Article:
Editors: Dunja Kučinac and Vesna Vuković
Reviewers: Biserka Cvjetičanin, PhD; associate professor Valerija Barada, PhD
Publisher: BLOK, Zagreb
The book analyses the field of culture from the perspective of work and working conditions of cultural producers. Focusing on the cultural-political framework and the structure of employment and the characteristics of the work in the sector, the study points to the consequences of increasingly strong projectisation of cultural production: growing insecurity and underpayment of a large number of cultural workers and artists. The first chapter introduces us to the topic of the study and offers arguments for acknowledging and recognizing work as the foundation of any cultural and artistic production. The following chapter provides a mass of data on the structure of employment and the basic characteristics of work in the cultural sector in Croatia and thus outlines a broader political and economic context important for understanding project-based work that dominates the field. The third chapter analyses the various consequences that the projectisation of cultural production has on working conditions and inequalities in the field, while the fourth chapter looks at the topic from the perspective of public policies and regulation of work in culture. The concluding fifth chapter summarizes the previously presented arguments and sets a clear demand for developmental public policies that will enable paid work and better working conditions in the field of culture, as well as the wider preservation of culture as a public good.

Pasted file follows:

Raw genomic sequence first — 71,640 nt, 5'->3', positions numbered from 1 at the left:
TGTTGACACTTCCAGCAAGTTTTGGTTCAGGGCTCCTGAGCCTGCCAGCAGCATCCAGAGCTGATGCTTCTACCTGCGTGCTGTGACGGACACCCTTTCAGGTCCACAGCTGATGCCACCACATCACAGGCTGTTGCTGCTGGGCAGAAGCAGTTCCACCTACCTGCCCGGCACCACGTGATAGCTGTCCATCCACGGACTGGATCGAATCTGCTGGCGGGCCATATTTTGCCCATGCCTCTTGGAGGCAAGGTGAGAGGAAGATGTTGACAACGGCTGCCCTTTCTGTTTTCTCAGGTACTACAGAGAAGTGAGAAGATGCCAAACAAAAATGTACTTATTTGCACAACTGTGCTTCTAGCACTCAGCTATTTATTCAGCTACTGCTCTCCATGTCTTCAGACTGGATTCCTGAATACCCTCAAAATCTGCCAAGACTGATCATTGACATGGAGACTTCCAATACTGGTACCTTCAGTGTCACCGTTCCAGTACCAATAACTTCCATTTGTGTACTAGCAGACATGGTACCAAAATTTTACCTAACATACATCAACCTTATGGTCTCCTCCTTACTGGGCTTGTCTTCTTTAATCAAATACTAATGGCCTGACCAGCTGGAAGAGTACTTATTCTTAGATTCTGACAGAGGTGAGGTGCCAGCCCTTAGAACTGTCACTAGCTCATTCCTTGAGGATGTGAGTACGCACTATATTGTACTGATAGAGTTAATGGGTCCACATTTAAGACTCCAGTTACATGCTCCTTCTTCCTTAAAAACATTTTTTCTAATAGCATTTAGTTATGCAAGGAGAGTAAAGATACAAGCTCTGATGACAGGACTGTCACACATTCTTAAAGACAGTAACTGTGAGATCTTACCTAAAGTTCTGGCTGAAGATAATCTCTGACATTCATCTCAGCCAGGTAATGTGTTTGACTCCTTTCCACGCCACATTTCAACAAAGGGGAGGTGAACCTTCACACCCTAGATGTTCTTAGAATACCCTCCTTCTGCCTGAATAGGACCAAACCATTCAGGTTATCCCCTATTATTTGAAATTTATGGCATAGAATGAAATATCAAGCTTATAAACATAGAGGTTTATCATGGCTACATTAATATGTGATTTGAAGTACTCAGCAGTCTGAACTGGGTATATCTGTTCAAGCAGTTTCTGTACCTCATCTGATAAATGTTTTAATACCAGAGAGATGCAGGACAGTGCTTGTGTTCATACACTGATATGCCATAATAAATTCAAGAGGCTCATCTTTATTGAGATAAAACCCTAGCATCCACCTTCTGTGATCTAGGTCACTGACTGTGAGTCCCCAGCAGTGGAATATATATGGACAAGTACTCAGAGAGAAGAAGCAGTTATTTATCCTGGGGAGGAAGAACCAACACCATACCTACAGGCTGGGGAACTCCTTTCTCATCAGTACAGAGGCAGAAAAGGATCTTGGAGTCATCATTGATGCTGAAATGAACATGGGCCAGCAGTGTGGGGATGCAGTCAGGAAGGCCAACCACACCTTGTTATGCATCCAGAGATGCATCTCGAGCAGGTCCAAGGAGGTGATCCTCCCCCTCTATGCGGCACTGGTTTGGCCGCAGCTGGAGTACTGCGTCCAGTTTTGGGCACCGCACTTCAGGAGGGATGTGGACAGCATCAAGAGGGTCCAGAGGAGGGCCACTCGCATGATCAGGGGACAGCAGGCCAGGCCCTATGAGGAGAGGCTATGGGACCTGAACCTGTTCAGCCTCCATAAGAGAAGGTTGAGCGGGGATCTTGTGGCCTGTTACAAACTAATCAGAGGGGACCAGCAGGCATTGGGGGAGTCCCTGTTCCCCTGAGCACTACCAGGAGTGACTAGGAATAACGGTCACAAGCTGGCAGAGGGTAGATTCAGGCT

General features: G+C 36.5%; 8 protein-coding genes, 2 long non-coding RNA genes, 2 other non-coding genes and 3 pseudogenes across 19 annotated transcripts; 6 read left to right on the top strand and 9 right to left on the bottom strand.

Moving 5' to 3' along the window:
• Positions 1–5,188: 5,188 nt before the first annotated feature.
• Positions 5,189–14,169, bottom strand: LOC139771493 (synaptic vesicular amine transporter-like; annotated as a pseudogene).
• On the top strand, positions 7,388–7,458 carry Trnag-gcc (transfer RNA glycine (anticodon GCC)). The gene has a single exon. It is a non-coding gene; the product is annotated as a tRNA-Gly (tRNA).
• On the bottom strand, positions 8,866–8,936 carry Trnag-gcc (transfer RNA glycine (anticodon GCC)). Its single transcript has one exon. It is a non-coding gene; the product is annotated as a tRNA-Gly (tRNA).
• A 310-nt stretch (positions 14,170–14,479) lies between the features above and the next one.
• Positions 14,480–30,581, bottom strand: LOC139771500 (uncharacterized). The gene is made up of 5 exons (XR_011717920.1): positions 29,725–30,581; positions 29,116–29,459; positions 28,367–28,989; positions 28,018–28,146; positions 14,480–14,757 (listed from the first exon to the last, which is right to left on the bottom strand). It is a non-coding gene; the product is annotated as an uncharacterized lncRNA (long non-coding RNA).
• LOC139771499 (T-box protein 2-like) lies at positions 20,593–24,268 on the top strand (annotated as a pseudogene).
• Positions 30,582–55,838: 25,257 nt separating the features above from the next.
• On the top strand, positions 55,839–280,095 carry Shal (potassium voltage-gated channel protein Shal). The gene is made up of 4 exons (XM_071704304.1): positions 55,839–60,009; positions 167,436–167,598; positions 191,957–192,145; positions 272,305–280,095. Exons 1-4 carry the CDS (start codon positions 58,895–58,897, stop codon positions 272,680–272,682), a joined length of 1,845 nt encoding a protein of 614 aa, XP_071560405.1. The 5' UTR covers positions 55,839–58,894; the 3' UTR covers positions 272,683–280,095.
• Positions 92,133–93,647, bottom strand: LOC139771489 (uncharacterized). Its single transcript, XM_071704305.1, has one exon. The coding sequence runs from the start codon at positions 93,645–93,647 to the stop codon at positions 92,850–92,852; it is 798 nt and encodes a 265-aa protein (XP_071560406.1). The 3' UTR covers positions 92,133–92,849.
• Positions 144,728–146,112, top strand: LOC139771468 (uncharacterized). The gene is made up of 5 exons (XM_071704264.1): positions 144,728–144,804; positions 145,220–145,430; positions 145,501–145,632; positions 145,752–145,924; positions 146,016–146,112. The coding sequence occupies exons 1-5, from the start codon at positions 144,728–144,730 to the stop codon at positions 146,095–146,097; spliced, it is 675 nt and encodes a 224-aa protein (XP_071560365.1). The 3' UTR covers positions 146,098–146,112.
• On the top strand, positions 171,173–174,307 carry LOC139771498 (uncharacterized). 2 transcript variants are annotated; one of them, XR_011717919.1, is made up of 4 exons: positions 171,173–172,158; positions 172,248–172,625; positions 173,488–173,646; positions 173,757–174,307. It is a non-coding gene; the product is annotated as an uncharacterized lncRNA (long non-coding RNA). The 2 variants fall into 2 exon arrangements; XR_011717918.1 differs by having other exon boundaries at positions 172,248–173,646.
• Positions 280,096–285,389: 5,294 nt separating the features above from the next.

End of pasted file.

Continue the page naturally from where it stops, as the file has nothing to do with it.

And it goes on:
The book is available in Croatian in .pdf format at the following link.
“Starting from the current position of cultural workers, but at the same time broadening the context towards historical and broader sociopolitical and cultural processes in which it finds sources of non-recognition of artistic and cultural work as work, the study can be directly used in advocacy and policy debates.”
(Valerija Barada, PhD, Department for Sociology, University of Zadar)
“Demonstrating a deep understanding of the problem of project-flexible type of cultural work, the author raises a number of questions and advocates new forms of funding for work that must be fairly paid within the system ‘in which culture and art are understood as a public good’.”
(Biserka Cvjetičanin, PhD, Institute for Development and International Relations)